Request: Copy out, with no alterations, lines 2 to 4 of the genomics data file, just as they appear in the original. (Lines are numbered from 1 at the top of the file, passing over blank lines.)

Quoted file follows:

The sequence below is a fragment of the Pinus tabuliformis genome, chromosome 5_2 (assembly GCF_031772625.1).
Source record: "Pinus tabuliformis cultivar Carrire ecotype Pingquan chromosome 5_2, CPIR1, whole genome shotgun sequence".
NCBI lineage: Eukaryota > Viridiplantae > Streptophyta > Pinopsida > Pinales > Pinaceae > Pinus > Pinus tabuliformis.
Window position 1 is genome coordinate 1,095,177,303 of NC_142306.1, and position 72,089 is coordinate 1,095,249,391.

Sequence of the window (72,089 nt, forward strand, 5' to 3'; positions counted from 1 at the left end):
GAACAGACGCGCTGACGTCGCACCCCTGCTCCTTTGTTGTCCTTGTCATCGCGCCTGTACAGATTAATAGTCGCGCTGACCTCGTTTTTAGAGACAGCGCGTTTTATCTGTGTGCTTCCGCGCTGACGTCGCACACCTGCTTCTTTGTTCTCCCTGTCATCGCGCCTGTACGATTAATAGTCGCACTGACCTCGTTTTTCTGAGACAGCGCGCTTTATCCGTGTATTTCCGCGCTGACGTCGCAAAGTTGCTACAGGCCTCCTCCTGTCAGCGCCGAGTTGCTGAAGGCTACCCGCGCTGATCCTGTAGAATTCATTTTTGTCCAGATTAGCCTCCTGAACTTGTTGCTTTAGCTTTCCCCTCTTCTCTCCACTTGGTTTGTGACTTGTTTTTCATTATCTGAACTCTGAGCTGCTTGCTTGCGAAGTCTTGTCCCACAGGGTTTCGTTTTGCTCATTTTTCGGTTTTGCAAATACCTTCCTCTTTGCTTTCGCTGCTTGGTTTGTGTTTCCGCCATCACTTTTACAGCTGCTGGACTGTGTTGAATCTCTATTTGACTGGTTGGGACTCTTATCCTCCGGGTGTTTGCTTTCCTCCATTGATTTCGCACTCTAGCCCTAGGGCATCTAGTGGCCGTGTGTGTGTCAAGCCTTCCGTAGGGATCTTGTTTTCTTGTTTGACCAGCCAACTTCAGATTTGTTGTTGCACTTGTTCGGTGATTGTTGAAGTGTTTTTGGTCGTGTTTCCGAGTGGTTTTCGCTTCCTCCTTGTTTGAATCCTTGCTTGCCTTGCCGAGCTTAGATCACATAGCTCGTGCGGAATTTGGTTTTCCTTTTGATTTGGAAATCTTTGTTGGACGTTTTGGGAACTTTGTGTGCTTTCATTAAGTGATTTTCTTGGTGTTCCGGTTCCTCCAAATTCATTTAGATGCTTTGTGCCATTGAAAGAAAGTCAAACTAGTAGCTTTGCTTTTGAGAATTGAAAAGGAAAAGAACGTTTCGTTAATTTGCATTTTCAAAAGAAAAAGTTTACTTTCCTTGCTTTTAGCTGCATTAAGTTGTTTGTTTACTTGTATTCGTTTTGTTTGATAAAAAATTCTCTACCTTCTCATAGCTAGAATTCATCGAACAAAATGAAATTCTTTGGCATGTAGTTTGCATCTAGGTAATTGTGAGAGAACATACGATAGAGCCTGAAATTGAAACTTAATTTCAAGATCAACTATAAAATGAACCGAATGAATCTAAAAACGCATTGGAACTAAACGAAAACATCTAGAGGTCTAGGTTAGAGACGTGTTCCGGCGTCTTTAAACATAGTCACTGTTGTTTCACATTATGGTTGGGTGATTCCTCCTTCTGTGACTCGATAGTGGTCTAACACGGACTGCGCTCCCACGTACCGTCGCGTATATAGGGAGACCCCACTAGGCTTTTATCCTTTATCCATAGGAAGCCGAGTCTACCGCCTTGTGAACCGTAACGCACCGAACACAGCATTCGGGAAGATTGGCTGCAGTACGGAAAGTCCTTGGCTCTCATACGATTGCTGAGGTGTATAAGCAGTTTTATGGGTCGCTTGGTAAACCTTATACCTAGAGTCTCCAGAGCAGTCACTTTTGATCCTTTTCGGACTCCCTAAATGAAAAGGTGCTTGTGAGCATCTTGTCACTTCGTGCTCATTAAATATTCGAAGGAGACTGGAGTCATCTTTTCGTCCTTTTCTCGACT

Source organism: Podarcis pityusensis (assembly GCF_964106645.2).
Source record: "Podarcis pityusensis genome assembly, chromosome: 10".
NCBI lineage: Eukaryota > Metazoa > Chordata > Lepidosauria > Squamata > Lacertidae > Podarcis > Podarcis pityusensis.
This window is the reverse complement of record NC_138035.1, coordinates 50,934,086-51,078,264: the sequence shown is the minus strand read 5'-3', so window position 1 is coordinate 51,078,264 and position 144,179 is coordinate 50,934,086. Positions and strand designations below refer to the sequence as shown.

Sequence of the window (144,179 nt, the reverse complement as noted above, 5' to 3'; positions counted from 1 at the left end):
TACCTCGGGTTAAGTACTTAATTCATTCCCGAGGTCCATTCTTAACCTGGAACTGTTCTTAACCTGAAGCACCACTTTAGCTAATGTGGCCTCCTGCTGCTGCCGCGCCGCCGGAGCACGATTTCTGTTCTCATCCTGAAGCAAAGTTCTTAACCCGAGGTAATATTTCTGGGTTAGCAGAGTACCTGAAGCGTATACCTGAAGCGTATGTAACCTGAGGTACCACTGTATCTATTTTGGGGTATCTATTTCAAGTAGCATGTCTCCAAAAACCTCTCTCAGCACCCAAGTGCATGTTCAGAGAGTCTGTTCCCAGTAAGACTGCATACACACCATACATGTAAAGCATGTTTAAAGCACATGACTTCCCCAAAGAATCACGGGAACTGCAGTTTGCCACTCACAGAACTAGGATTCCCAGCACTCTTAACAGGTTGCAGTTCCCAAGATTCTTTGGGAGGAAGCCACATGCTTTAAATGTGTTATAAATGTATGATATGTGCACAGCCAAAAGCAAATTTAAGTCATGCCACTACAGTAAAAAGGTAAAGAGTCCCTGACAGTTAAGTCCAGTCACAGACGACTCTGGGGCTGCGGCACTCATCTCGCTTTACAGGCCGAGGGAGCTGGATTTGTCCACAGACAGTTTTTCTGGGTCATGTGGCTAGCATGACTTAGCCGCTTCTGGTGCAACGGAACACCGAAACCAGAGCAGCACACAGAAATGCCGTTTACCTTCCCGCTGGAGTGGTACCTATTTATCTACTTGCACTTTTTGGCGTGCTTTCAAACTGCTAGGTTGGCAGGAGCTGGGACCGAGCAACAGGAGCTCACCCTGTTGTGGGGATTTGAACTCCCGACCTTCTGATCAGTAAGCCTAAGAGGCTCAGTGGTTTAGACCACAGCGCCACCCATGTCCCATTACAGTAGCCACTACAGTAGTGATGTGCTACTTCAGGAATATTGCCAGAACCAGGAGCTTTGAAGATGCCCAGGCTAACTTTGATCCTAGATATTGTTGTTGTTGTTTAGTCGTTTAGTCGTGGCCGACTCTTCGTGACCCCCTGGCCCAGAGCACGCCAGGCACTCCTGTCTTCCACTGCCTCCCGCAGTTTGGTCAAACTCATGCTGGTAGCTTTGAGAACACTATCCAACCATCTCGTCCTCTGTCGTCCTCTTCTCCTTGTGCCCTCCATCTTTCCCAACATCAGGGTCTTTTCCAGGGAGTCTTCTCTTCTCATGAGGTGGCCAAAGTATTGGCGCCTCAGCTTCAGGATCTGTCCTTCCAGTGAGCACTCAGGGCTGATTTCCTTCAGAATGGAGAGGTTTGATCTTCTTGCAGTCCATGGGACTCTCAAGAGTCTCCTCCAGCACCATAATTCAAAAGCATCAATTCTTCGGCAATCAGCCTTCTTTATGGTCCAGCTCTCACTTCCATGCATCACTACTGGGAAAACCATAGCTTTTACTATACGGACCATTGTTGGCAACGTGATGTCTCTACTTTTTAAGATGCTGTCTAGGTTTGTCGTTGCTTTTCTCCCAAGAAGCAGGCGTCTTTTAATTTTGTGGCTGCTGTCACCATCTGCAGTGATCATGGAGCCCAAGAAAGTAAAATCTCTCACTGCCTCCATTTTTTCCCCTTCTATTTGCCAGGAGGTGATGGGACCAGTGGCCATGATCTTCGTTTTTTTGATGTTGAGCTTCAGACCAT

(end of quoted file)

Source record: "Pinus tabuliformis cultivar Carrire ecotype Pingquan chromosome 5_2, CPIR1, whole genome shotgun sequence".
NCBI lineage: Eukaryota > Viridiplantae > Streptophyta > Pinopsida > Pinales > Pinaceae > Pinus > Pinus tabuliformis.
Window position 1 is genome coordinate 1,095,177,303 of NC_142306.1, and position 72,089 is coordinate 1,095,249,391.